Suzanne Tindal

About Suzanne Tindal

Suzanne Tindal cut her teeth at ZDNet.com.au as the site's telecommunications reporter, a role that saw her break some of the biggest stories associated with the National Broadband Network process. She then turned her attention to all matters in government and corporate ICT circles. Now she's taking on the whole gamut as news editor for the site.

About

Armed with a degree in Computer Science and a Masters in Journalism, Josh keeps a close eye on the telecommunications industry, the National Broadband Network, and all the goings on in government IT.

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14 comments
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  • CNN money – 1/11 - Fed decision:

    "Investors will be pouring over the Federal Open Market Committee's meeting announcement, released Wednesday. The Fed is widely expected to launch another round of monetary stimulus in an effort to boost the (US) economy…"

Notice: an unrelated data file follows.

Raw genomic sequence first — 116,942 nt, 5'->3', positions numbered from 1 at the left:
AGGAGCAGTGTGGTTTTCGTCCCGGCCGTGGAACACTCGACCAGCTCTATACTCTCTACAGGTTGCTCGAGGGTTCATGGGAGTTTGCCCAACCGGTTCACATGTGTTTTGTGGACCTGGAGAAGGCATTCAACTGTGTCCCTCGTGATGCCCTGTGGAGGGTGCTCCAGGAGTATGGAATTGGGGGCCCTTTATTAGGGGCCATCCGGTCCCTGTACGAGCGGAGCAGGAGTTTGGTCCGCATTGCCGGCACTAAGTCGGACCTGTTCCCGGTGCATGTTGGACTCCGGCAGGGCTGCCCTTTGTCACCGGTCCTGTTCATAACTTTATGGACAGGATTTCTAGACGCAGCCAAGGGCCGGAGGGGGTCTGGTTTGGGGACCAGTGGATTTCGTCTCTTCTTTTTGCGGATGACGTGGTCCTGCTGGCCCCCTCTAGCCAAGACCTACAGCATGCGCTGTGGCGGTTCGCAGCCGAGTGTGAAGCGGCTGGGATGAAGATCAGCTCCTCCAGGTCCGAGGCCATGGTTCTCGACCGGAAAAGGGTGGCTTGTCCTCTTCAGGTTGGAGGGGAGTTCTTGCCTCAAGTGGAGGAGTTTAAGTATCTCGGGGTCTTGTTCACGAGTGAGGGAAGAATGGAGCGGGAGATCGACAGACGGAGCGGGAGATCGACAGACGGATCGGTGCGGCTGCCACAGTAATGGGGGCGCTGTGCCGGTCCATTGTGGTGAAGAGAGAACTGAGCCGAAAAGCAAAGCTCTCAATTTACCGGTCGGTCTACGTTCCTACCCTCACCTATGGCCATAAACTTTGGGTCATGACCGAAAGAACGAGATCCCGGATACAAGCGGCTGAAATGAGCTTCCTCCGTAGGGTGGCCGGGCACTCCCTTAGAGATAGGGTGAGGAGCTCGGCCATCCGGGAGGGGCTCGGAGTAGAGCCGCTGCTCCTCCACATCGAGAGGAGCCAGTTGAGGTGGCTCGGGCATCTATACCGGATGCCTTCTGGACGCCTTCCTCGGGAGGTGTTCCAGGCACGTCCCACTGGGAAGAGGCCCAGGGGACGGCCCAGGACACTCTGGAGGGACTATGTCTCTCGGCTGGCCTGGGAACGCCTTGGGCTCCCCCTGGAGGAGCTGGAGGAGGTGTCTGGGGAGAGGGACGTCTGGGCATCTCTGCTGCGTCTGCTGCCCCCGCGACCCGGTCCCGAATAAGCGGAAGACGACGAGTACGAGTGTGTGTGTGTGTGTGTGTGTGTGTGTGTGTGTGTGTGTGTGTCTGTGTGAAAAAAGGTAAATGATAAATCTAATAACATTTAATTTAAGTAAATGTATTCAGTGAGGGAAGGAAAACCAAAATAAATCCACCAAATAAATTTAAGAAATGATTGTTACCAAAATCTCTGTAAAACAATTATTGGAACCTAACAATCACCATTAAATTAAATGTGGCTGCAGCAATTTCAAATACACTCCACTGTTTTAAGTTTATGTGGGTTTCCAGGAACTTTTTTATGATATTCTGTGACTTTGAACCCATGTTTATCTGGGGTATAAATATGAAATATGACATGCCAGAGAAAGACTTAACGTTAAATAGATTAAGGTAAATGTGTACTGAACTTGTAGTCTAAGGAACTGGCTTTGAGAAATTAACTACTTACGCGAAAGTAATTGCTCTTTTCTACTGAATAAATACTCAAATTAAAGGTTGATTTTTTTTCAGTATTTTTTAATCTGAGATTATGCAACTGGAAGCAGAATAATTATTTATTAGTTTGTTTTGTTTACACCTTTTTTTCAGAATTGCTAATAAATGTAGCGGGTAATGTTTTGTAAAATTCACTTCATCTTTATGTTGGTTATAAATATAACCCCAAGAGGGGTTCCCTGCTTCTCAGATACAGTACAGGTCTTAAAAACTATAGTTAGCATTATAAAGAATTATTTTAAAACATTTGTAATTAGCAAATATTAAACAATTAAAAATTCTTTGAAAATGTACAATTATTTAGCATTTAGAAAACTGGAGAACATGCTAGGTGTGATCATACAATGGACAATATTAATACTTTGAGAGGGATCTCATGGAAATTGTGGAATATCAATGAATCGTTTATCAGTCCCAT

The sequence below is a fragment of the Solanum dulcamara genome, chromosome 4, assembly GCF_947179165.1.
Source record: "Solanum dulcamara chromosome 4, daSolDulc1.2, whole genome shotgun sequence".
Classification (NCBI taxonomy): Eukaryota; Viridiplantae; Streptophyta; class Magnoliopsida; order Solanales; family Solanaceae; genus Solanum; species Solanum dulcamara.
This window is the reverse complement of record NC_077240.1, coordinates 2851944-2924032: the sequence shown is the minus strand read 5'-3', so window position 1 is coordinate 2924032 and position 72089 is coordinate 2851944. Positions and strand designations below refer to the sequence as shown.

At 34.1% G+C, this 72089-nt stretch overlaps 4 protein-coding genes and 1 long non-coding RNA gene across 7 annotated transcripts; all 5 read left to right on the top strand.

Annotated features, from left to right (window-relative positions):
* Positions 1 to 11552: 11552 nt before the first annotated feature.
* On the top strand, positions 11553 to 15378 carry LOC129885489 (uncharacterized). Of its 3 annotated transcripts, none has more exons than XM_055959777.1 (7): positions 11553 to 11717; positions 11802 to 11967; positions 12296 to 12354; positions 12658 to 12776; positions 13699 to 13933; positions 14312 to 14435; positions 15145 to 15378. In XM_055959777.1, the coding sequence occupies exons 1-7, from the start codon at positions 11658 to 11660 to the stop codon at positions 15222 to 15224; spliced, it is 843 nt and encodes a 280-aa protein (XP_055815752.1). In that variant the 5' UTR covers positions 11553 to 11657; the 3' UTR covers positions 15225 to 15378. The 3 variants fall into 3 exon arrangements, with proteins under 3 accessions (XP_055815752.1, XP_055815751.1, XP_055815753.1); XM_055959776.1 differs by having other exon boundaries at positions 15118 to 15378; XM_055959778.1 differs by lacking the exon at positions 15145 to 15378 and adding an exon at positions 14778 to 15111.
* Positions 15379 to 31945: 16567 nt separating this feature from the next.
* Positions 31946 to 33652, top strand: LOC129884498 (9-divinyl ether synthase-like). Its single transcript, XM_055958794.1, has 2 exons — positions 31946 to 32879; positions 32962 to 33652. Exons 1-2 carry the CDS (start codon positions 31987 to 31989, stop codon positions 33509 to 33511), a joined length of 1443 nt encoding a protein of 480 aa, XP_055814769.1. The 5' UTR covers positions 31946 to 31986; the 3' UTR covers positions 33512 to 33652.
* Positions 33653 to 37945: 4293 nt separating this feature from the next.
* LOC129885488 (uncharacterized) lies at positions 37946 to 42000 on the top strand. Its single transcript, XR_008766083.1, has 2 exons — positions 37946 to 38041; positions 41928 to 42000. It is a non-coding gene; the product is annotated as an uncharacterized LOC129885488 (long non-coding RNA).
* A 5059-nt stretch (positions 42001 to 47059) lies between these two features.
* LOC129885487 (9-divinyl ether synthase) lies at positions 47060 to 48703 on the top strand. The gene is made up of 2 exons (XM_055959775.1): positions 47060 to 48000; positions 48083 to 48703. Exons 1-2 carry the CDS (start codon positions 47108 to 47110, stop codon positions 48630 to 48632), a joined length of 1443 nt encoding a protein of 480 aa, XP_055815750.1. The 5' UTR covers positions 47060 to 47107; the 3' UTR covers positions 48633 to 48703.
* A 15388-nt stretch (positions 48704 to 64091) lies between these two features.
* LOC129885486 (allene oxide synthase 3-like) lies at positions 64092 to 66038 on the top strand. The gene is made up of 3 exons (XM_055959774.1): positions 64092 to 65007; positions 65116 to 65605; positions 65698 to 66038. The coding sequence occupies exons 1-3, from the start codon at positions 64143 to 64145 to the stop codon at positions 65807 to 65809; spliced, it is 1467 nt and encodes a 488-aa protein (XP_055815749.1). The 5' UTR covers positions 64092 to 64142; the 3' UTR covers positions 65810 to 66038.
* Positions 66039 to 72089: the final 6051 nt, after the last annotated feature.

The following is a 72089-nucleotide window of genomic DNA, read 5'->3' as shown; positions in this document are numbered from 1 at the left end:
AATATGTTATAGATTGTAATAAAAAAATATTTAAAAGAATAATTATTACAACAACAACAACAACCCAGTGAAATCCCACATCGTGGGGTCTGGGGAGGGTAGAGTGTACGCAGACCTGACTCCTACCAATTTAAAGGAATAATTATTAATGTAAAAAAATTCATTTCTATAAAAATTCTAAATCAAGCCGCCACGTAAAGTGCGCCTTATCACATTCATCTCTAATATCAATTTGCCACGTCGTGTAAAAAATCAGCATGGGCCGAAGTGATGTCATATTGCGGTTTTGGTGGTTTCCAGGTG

…"People are wondering, 'is it going to be $500 billion? $1 trillion? $2 trillion?...{END}

    http://money.cnn.com/2010/10/31/markets/stocks_lookahead/index.htm

    $500B = over 11 complete Australia wide NBNs & $2t is over 46 complete NBNs and this is the US' stimulus package! Plus this follows on from their previous (I believe) $787b (18 complete NBNs) stimulus package.

    And some have the audacity and short-sightedness, to criticise as waste and mismanagement, Australia's commitment to spending $43b over 8 years, of which only $26b is claimed to be of taxpayer money...to fix Australia’s ailing comms for around the next 50 years?
    RS-ef540
  • 1% of budget to connect like ~0.11..% of premises in Australia, hmmm
    deteego
  • RS, i read that the NBN has spent (incurred or about to incur) $800m to achieve 432 users to date. Up to June 2010 they couldnt spend the tax payers dollars because the NBN had more political value in being a promise and vision for the suckers than ever being actually done or revealed. (as we see now when as is revealed , a pathetic string up, a dodgy fragile monopolistic 19th century vision of the overland telegraph into every home with a NTU citizen control inspection point).